From January 1 to June 9, more than 6,000 patients received treatment for dengue fever at hospitals in Siem Reap province, out of whom eight died. The figure represents a sixfold increase compared to the same period last year when there were no casualties.
Bou Sarin, the chairman of the Dengue Fever Programme at the Siem Reap provincial Health Department, told The Post on Tuesday that the worst affected communes in Siem Reap district are Slakram, Kokchak, Sala Kamroeuk and Nokor Thom.
He said that last Wednesday, the provincial Health Department began to spray insecticide to kill mosquitoes at schools, markets and along public roads in those communes.
Some 100 litres of liquid insecticide had been used, he said, out of the 400 litres provided by the Ministry of Health to the province.
“We don’t have enough insecticide for this year because we have sprayed 100 litres already,” Sarin said.
He said all eight of the patients killed by dengue fever this year were children aged between four and 14.
More than 6,000 dengue fever patients have received treatment, Sarin said, of which 2,600 are from Siem Reap province, and the others mostly come from the surrounding provinces such as Kampong Thom.
“The children died because they were brought to the hospital too late,” he said.
National Dengue Disease Control Programme director Leang Rithy told The Post on June 16 that from January 1 to May 19, more than 12,000 dengue fever patients were treated across the country. This is some threefold increase on the same period last year, out of whom 21 died.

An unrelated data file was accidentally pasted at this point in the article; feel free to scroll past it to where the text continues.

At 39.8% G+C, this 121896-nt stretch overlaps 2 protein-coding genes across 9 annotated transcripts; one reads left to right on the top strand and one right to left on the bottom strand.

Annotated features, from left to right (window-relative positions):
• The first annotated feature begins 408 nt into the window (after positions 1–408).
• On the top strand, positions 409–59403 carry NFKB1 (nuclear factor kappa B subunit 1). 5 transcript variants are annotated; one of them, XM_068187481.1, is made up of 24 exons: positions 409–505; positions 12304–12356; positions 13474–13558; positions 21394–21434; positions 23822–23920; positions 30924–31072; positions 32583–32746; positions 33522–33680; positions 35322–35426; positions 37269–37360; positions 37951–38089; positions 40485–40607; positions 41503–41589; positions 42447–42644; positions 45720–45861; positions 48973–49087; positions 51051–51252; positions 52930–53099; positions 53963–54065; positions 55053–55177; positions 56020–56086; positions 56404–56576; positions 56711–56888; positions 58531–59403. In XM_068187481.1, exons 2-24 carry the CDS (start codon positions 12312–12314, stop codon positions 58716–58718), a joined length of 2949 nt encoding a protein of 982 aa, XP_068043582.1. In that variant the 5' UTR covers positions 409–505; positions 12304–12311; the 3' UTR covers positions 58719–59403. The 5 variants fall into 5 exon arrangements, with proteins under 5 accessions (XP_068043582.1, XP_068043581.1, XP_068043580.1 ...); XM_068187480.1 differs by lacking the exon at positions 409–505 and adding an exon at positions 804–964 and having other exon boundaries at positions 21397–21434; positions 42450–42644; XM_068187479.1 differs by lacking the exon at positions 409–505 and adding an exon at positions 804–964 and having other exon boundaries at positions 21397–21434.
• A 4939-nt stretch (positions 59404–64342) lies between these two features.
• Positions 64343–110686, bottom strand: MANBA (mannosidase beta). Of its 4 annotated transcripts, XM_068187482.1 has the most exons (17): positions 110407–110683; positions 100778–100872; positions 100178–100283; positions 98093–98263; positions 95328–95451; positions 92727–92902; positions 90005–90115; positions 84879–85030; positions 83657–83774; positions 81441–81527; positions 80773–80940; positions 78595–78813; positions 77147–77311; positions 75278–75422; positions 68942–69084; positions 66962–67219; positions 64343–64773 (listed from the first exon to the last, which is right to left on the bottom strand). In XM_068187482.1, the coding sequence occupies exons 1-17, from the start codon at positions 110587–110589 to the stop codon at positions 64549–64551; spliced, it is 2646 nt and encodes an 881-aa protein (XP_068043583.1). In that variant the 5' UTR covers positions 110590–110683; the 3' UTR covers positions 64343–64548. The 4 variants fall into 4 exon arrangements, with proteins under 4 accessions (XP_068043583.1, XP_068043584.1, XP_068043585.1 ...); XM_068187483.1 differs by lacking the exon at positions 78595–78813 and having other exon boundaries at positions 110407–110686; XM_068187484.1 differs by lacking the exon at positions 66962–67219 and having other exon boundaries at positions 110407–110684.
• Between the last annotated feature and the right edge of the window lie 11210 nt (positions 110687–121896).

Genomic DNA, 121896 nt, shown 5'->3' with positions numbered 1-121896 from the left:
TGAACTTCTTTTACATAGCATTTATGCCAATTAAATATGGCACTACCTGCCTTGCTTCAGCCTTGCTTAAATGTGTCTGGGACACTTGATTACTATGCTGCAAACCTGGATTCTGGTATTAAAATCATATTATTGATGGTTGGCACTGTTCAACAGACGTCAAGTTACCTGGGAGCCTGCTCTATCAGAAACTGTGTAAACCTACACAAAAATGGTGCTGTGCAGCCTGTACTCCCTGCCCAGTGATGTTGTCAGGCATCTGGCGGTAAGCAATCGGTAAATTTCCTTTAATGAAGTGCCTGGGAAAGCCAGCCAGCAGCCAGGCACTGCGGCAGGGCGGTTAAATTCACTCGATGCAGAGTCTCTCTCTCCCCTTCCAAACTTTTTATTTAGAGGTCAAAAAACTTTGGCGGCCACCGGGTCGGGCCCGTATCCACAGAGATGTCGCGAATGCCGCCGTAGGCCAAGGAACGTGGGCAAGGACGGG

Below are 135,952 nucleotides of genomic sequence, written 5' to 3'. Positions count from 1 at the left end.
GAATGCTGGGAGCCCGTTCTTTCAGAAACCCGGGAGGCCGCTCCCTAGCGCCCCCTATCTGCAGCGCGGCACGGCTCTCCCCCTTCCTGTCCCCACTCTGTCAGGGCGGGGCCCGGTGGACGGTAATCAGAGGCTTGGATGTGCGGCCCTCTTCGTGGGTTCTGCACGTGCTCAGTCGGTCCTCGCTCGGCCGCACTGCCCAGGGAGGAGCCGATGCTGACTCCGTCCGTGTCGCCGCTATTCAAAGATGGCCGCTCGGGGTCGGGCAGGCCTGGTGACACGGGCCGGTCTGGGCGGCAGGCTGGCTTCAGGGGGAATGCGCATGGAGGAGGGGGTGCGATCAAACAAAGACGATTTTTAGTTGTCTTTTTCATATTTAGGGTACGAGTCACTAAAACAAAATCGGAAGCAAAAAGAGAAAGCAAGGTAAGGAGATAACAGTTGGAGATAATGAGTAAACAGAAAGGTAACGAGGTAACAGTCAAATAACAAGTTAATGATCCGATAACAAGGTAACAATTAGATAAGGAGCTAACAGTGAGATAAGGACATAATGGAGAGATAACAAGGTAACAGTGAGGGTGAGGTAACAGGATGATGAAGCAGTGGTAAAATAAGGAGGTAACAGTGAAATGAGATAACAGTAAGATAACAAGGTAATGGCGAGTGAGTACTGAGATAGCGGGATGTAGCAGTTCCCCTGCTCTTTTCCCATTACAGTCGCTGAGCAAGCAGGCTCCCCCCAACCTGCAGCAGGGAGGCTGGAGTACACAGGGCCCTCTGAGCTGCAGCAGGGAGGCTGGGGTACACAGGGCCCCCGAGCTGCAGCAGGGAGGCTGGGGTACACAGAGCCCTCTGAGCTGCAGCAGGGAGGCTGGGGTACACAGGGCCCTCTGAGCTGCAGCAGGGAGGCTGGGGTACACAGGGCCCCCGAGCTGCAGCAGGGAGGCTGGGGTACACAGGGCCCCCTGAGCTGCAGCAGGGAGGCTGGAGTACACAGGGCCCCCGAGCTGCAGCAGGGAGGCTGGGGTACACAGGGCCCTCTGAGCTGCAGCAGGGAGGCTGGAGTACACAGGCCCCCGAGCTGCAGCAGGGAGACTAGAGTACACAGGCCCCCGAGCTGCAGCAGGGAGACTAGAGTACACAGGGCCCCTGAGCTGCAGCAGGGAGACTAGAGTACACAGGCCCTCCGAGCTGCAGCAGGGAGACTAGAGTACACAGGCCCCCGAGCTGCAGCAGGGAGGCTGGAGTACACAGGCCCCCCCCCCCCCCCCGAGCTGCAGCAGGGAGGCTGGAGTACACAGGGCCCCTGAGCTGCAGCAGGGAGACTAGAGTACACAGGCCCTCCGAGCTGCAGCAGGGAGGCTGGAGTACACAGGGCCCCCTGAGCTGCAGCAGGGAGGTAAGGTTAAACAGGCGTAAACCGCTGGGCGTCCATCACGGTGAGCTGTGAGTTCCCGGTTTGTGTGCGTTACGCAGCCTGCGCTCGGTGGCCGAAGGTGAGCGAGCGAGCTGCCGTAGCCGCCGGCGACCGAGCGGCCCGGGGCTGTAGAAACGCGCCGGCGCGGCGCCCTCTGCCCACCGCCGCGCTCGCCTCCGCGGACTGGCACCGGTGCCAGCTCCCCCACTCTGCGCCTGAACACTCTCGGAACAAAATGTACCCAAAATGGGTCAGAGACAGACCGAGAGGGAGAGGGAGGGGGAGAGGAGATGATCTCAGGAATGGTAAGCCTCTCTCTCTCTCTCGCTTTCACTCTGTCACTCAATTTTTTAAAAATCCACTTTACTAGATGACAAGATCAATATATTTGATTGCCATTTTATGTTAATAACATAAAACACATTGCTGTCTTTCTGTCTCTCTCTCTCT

Rithy said the 21 deaths were because they had failed to receive treatment at state hospitals and instead took improper treatment at small clinics that did not have specialist doctors.
On Tuesday, deputy Phnom Penh governor Keo Sok Pisey and Phnom Penh Municipal Health Department director Ngy Mean Heng carried out a campaign to educate people to put insecticide in a jar or basin to kill mosquito larvae.
The official Phnom Penh Municipal Health Department Facebook page said it was attempting to teach people how to eliminate mosquito habitats in the capital.
The department also appealed to citizens to help eradicate attractive habitats for mosquitoes by ensuring there was nothing that can hold stagnant water, such as car or motorbike tyres and tin cans.
Separately last Friday, the Ministry of Education, Youth and Sport also instructed all municipal and provincial education departments to disseminate information on preventative measures against the Aedes aegypti mosquito.
It told them to advise students to wear long-sleeved shirts and trousers, not to play in dark places or bushes and to open doors and windows to provide enough light.